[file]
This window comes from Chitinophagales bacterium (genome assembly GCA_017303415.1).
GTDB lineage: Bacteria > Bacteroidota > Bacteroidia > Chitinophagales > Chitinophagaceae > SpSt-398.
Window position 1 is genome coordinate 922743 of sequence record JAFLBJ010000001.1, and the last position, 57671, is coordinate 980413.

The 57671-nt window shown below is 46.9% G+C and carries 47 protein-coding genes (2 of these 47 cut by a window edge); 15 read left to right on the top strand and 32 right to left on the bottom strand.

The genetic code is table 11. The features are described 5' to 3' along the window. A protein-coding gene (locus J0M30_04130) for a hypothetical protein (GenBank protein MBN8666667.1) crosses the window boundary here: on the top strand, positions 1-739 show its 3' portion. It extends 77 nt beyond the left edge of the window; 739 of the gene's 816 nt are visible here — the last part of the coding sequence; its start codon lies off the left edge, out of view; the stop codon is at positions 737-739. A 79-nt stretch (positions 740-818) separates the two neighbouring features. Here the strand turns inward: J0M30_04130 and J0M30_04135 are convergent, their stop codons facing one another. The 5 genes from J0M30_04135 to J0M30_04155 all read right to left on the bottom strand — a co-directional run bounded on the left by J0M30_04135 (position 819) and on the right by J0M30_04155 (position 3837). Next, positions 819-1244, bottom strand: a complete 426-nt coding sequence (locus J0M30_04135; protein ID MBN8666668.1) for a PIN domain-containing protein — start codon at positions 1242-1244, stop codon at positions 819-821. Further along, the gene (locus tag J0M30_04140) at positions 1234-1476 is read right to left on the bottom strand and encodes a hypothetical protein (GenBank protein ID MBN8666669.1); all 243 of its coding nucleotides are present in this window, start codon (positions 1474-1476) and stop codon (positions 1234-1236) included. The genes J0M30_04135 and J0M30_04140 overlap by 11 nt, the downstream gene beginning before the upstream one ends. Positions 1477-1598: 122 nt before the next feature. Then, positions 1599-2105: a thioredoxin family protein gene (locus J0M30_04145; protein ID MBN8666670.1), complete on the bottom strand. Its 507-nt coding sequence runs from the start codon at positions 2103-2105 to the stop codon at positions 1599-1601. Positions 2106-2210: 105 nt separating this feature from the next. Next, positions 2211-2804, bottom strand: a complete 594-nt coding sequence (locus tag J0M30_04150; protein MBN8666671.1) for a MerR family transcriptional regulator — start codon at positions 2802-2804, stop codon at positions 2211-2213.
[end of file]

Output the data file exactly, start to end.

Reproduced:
This window comes from Chitinophagales bacterium (genome assembly GCA_017303415.1).
GTDB lineage: Bacteria > Bacteroidota > Bacteroidia > Chitinophagales > Chitinophagaceae > SpSt-398.
Window position 1 is genome coordinate 922743 of sequence record JAFLBJ010000001.1, and the last position, 57671, is coordinate 980413.

The 57671-nt window shown below is 46.9% G+C and carries 47 protein-coding genes (2 of these 47 cut by a window edge); 15 read left to right on the top strand and 32 right to left on the bottom strand.

The genetic code is table 11. The features are described 5' to 3' along the window. A protein-coding gene (locus J0M30_04130) for a hypothetical protein (GenBank protein MBN8666667.1) crosses the window boundary here: on the top strand, positions 1-739 show its 3' portion. It extends 77 nt beyond the left edge of the window; 739 of the gene's 816 nt are visible here — the last part of the coding sequence; its start codon lies off the left edge, out of view; the stop codon is at positions 737-739. A 79-nt stretch (positions 740-818) separates the two neighbouring features. Here the strand turns inward: J0M30_04130 and J0M30_04135 are convergent, their stop codons facing one another. The 5 genes from J0M30_04135 to J0M30_04155 all read right to left on the bottom strand — a co-directional run bounded on the left by J0M30_04135 (position 819) and on the right by J0M30_04155 (position 3837). Next, positions 819-1244, bottom strand: a complete 426-nt coding sequence (locus J0M30_04135; protein ID MBN8666668.1) for a PIN domain-containing protein — start codon at positions 1242-1244, stop codon at positions 819-821. Further along, the gene (locus tag J0M30_04140) at positions 1234-1476 is read right to left on the bottom strand and encodes a hypothetical protein (GenBank protein ID MBN8666669.1); all 243 of its coding nucleotides are present in this window, start codon (positions 1474-1476) and stop codon (positions 1234-1236) included. The genes J0M30_04135 and J0M30_04140 overlap by 11 nt, the downstream gene beginning before the upstream one ends. Positions 1477-1598: 122 nt before the next feature. Then, positions 1599-2105: a thioredoxin family protein gene (locus J0M30_04145; protein ID MBN8666670.1), complete on the bottom strand. Its 507-nt coding sequence runs from the start codon at positions 2103-2105 to the stop codon at positions 1599-1601. Positions 2106-2210: 105 nt separating this feature from the next. Next, positions 2211-2804, bottom strand: a complete 594-nt coding sequence (locus tag J0M30_04150; protein MBN8666671.1) for a MerR family transcriptional regulator — start codon at positions 2802-2804, stop codon at positions 2211-2213.